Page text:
Microsoft has pledged to tighten its security policies to combat the "government snooping" uncovered in recent intelligence leaks.
User data held by the company was revealed as a major target of the US government's PRISM surveillance program. Yahoo, Google and AOL were also embroiled in the scandal.
"Many of our customers have serious concerns about government surveillance of the internet. We share their concerns," explained Microsoft legal exec Brad Smith. "That's why we are taking steps to ensure governments use legal process rather than technological brute force to access customer data."
Microsoft will bolster encryption across Windows Azure - the cloud computing technology used in Xbox One - plus SkyDrive, Outlook and Office 365. Data that users submit to Microsoft will be encrypted by default, and will also now be encrypted when moved between Microsoft data centres.
"All of this will be in place by the end of 2014, and much of it is effective immediately," Smith said, who added that Microsoft now viewed government intrusion into its infrastructure as an "advanced persistent threat" of a similar nature to "sophisticated malware and cyber attacks".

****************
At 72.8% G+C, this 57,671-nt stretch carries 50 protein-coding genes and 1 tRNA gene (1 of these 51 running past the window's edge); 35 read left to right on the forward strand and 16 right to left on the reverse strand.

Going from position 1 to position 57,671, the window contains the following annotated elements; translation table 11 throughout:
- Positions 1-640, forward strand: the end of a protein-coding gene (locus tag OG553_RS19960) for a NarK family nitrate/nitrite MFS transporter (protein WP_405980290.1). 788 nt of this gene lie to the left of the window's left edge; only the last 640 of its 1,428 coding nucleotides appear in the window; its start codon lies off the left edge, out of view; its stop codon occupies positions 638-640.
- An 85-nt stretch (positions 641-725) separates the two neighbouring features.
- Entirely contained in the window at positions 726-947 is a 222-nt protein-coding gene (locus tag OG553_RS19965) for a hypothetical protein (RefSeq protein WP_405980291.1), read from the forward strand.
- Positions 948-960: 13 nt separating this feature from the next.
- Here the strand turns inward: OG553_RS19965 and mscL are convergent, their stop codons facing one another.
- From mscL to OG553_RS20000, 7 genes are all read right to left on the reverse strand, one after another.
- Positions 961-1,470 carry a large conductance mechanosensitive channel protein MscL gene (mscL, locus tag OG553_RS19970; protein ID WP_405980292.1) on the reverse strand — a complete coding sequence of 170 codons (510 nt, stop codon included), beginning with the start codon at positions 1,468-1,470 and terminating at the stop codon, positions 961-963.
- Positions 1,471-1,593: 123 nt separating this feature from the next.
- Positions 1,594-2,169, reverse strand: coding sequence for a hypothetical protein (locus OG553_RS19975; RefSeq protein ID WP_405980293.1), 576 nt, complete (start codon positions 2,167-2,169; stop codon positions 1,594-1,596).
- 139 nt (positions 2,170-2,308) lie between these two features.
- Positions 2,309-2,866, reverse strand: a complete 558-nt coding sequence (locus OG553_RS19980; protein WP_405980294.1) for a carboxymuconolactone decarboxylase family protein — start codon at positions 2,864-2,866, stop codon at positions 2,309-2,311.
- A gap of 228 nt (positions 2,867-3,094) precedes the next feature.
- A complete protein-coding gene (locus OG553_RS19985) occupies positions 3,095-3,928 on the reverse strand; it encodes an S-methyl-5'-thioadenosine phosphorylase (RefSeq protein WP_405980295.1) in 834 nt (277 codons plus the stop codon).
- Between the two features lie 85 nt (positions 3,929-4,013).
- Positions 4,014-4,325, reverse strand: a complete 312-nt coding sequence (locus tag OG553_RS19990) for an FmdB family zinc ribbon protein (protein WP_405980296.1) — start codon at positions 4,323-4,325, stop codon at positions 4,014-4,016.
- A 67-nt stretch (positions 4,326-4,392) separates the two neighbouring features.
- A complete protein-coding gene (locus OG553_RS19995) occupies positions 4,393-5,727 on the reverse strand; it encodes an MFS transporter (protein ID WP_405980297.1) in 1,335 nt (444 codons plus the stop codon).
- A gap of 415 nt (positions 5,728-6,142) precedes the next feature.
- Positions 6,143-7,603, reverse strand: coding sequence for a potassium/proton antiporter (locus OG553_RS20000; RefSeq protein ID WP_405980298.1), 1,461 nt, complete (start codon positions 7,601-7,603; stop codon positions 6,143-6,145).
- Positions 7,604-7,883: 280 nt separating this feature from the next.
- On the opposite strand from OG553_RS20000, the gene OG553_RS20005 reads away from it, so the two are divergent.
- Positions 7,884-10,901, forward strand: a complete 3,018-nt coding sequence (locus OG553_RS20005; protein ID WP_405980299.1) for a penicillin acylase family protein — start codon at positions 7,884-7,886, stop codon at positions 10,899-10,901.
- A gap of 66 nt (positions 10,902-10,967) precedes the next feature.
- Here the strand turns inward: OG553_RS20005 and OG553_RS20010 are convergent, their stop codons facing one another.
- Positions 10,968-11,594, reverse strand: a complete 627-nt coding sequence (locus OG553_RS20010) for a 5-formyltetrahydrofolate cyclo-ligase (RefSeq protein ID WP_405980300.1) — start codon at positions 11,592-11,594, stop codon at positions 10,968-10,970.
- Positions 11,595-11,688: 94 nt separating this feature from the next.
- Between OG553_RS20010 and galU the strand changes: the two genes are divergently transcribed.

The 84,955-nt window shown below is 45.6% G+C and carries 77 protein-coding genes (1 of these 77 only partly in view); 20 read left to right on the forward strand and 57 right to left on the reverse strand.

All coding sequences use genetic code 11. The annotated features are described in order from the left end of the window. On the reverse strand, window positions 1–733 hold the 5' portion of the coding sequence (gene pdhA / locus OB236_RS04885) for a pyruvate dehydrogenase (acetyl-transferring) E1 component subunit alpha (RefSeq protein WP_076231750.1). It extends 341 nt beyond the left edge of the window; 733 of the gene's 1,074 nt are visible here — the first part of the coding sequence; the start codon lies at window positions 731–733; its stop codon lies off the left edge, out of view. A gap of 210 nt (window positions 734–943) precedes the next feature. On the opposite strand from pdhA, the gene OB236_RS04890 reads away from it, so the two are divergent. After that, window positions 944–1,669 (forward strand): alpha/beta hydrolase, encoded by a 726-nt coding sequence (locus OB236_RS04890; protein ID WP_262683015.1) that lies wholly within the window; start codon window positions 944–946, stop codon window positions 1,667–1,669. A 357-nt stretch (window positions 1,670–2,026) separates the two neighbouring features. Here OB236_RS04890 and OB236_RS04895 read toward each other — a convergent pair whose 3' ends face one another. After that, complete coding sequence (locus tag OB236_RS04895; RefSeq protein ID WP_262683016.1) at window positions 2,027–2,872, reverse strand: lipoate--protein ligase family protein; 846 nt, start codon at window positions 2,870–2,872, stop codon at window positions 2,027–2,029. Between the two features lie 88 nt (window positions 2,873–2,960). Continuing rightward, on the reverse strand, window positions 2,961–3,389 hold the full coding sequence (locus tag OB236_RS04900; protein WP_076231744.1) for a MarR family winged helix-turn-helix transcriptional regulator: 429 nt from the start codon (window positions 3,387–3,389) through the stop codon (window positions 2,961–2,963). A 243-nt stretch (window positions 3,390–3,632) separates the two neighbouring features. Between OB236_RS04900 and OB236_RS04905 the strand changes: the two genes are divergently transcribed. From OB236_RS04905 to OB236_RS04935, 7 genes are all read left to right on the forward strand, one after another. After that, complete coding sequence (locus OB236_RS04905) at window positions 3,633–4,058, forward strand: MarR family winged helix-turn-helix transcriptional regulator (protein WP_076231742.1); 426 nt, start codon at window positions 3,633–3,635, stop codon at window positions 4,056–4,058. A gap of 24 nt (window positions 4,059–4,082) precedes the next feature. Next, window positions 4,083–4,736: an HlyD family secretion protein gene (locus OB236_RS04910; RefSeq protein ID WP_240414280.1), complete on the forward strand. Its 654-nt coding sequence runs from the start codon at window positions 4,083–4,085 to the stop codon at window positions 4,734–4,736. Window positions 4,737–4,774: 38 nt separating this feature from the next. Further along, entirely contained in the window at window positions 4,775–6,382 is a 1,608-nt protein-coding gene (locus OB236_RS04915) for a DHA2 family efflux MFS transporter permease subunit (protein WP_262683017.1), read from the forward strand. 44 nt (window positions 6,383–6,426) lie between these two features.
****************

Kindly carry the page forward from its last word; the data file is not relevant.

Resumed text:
The company has also pledged to be more transparent with users on when it is legally forced to disclose user information, and fight governmental gagging orders blocking its ability to do so.
"We want to ensure that important questions about government access are decided by courts rather than dictated by technological might. And we're focused on applying new safeguards worldwide, recognising the global nature of these issues and challenges," Smith concluded.